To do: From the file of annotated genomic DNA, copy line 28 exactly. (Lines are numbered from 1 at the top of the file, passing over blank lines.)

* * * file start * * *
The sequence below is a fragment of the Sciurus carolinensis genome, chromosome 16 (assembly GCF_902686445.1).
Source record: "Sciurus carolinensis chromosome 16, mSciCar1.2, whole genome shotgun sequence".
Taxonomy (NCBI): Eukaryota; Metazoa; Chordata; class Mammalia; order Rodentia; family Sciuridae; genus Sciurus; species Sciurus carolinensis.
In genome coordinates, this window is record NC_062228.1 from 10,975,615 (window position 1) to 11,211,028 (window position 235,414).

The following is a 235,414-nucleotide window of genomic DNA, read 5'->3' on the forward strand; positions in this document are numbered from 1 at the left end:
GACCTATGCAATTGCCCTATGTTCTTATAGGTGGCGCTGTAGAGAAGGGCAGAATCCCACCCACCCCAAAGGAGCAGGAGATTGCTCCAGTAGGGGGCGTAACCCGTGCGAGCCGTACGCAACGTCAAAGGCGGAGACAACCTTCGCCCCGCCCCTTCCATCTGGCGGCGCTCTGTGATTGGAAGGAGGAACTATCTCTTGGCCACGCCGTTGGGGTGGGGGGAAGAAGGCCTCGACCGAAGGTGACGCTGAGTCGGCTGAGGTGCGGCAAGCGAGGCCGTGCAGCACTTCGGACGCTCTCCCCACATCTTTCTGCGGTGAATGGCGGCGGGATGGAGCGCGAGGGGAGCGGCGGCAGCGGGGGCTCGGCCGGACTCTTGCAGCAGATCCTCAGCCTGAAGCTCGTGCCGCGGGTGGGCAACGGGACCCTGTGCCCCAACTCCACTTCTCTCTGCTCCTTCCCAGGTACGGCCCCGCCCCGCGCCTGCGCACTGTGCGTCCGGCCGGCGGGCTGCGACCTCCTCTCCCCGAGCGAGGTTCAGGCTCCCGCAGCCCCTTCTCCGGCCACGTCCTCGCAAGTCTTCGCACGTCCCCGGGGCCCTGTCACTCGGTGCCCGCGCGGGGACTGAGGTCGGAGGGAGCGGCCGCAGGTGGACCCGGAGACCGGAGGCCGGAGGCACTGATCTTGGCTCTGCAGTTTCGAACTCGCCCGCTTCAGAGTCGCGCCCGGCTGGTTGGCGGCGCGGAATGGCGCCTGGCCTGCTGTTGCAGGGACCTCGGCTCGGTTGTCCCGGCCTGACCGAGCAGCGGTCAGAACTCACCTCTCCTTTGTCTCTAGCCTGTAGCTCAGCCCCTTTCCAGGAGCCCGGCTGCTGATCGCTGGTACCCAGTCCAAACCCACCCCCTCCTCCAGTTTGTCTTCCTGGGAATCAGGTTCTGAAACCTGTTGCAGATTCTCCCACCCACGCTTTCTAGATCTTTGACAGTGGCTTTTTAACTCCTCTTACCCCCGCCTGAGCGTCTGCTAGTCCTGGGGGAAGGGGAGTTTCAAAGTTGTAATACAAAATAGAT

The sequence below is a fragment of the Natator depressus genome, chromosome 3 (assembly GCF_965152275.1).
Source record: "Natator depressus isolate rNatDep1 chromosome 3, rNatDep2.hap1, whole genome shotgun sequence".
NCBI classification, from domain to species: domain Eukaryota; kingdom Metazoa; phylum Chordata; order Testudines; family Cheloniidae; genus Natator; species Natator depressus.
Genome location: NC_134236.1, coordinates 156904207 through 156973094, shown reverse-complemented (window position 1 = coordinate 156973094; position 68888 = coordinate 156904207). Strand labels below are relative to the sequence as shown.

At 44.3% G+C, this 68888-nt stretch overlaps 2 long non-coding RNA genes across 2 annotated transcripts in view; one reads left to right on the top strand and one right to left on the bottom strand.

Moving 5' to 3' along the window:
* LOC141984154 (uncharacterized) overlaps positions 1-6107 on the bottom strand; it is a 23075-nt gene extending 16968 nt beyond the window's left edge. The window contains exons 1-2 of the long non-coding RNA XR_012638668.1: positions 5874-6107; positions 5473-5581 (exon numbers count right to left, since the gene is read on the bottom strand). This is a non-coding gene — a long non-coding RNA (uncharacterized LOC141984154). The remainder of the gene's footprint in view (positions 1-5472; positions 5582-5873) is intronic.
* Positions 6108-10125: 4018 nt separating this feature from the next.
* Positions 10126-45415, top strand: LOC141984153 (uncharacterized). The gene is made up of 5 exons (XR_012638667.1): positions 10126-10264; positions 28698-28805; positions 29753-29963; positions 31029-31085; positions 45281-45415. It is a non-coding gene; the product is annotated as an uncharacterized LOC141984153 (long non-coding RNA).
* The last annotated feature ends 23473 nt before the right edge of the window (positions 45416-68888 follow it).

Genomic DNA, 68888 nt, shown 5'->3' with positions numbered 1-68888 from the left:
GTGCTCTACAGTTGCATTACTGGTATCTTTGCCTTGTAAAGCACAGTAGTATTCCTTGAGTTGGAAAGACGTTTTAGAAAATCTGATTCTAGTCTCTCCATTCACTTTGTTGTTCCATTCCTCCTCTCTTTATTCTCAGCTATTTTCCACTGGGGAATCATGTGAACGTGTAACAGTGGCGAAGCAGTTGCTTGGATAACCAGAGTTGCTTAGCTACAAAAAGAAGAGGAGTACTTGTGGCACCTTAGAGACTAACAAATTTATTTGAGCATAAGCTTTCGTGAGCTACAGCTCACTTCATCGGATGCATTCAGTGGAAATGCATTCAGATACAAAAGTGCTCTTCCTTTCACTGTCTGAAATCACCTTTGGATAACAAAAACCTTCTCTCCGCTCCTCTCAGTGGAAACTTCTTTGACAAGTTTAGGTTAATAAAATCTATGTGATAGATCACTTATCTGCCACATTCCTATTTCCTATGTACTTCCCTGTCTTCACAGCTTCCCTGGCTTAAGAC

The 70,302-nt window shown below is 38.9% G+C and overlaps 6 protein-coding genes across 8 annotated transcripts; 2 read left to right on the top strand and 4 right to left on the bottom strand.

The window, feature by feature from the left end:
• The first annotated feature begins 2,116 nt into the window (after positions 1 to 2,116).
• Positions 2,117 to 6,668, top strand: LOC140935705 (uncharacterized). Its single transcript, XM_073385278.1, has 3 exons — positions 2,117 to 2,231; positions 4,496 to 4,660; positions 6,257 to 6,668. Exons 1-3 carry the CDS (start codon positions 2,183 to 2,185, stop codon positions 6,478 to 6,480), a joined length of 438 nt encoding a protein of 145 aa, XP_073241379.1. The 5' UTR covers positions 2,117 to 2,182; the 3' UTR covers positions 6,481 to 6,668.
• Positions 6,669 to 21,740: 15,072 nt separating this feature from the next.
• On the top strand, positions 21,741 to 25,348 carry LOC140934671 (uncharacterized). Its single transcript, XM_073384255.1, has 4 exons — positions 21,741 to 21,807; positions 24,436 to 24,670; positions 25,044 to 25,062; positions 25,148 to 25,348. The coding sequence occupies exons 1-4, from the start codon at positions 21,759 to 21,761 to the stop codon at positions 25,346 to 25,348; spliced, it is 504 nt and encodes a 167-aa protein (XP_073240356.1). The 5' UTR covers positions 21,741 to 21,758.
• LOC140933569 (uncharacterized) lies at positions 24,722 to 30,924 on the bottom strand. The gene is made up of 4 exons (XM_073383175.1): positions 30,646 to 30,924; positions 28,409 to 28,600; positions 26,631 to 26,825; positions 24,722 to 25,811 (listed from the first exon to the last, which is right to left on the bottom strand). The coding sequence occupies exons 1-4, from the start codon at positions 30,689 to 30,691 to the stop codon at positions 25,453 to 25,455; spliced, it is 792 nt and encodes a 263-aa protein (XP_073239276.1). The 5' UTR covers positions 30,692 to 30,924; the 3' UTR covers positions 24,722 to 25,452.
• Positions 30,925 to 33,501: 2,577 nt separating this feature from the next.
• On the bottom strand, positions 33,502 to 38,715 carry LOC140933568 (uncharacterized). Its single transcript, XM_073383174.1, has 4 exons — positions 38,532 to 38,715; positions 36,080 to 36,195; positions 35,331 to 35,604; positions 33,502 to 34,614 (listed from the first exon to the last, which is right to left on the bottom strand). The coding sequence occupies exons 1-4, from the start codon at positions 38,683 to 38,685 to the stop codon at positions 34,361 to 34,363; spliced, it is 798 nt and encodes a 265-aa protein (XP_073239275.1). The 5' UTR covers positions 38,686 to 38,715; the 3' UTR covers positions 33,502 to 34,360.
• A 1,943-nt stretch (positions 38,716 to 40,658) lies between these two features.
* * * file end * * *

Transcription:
• A 1,943-nt stretch (positions 38,716 to 40,658) lies between these two features.